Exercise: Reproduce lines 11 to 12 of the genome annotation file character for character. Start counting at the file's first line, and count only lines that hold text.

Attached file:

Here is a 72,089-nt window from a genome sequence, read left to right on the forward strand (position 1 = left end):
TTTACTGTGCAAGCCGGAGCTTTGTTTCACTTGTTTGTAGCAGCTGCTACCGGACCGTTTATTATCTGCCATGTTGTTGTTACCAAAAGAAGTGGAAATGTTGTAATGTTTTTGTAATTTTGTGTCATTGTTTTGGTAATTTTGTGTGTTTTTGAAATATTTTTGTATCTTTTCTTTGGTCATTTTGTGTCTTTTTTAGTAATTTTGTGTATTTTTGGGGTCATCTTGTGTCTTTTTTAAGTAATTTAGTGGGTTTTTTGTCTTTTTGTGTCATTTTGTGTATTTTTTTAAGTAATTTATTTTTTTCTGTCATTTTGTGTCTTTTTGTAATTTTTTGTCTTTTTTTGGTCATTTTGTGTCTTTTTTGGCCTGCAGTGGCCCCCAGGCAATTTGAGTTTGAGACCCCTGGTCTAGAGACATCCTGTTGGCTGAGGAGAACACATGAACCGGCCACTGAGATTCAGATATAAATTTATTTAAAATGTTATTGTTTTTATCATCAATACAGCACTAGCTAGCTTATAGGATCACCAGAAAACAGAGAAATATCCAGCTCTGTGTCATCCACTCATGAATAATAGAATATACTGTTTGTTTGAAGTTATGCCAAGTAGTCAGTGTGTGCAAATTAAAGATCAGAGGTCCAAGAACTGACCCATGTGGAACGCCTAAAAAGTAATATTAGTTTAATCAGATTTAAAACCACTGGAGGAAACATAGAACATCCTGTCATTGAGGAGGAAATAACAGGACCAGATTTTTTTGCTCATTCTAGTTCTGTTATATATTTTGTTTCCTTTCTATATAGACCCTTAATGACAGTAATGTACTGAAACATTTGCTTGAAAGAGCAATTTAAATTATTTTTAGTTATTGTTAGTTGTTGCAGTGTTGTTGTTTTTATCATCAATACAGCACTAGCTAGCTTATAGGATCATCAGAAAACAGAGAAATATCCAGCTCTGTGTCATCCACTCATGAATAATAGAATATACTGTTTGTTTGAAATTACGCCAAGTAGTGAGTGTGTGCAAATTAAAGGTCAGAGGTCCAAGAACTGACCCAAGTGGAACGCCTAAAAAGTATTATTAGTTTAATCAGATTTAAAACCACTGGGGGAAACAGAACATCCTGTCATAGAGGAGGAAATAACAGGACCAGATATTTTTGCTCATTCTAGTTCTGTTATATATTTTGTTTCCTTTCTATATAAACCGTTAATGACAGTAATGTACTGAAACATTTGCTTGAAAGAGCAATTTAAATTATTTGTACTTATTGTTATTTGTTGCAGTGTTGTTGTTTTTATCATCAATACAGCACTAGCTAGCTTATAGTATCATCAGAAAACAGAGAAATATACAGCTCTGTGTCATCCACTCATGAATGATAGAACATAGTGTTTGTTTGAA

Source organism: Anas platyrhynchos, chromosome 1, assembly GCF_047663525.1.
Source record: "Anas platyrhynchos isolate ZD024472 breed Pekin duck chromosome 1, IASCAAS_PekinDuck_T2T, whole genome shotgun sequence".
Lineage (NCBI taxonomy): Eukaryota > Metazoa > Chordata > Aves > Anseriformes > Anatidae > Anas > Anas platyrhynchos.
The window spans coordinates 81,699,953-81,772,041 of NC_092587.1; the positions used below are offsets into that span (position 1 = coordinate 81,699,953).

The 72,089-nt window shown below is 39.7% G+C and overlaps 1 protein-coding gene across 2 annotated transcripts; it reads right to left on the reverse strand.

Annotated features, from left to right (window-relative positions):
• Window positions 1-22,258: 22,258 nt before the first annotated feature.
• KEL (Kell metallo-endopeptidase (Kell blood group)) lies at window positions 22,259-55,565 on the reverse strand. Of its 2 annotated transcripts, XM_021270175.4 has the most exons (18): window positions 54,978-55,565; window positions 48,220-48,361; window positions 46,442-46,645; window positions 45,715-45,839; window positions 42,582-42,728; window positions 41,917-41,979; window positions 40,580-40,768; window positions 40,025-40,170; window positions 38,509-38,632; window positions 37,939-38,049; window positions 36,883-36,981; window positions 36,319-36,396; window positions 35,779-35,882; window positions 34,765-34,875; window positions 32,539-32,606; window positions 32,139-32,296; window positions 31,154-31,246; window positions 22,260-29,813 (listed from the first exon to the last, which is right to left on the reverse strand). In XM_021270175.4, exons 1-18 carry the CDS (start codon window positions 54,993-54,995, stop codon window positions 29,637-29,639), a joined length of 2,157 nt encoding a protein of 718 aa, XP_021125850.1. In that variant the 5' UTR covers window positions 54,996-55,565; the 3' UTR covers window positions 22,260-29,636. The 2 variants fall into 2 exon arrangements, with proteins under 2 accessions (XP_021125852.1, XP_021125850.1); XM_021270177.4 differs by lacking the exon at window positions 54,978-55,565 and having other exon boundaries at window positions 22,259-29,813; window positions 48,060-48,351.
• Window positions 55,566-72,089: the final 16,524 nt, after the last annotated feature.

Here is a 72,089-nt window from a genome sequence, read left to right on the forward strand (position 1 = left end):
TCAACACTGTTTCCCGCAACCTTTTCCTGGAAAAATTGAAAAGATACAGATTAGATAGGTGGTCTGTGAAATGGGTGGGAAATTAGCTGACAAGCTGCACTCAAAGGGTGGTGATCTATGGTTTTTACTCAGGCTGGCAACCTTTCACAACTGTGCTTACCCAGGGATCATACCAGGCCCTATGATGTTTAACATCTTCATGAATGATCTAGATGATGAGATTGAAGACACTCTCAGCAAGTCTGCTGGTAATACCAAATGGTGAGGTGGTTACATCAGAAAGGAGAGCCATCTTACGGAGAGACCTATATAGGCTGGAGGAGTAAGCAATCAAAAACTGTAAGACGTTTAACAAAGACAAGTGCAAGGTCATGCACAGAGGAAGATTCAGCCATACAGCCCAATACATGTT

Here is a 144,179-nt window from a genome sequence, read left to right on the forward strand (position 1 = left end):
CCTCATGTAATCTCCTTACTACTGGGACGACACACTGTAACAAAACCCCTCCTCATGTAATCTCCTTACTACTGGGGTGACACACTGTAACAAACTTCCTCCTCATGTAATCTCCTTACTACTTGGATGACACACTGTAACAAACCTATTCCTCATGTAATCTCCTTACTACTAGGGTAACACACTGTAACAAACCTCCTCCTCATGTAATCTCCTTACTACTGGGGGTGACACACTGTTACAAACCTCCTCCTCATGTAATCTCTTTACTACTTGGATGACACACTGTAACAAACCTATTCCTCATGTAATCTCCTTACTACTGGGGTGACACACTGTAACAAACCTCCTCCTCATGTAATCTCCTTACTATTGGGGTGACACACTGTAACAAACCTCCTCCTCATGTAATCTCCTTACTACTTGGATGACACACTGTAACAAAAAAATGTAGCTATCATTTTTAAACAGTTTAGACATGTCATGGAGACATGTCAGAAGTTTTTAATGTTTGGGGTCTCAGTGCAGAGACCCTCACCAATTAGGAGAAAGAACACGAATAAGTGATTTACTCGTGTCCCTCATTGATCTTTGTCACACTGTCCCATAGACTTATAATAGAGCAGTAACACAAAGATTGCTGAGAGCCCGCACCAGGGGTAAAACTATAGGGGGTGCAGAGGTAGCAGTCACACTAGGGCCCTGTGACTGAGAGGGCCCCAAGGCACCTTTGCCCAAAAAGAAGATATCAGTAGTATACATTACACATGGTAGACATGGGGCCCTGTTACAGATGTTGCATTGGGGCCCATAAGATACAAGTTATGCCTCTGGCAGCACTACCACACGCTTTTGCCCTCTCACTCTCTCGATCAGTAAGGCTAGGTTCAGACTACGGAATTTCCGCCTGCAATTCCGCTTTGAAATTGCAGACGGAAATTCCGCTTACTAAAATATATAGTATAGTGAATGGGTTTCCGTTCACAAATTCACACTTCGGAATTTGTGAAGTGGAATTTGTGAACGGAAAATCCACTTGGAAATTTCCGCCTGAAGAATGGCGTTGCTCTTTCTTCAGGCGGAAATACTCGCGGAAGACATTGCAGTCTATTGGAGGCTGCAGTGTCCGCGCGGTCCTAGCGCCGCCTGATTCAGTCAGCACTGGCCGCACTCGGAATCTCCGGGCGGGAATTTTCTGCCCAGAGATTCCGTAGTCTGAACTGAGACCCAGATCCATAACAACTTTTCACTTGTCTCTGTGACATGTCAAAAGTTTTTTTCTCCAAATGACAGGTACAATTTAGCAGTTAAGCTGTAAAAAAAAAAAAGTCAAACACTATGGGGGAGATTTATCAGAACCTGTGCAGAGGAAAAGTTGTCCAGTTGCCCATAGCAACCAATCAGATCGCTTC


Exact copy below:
• Window positions 55,566-72,089: the final 16,524 nt, after the last annotated feature.

Here is a 72,089-nt window from a genome sequence, read left to right on the forward strand (position 1 = left end):